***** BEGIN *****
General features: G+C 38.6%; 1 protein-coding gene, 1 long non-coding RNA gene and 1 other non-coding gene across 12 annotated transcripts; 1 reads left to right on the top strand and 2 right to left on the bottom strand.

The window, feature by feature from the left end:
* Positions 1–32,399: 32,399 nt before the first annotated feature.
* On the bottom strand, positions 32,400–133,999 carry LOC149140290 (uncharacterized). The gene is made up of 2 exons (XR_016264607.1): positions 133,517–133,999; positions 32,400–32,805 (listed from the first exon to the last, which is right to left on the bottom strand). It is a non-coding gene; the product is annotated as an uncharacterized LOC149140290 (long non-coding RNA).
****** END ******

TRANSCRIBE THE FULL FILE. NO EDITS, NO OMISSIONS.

General features: G+C 38.6%; 1 protein-coding gene, 1 long non-coding RNA gene and 1 other non-coding gene across 12 annotated transcripts; 1 reads left to right on the top strand and 2 right to left on the bottom strand.

The window, feature by feature from the left end:
* Positions 1–32,399: 32,399 nt before the first annotated feature.
* On the bottom strand, positions 32,400–133,999 carry LOC149140290 (uncharacterized). The gene is made up of 2 exons (XR_016264607.1): positions 133,517–133,999; positions 32,400–32,805 (listed from the first exon to the last, which is right to left on the bottom strand). It is a non-coding gene; the product is annotated as an uncharacterized LOC149140290 (long non-coding RNA).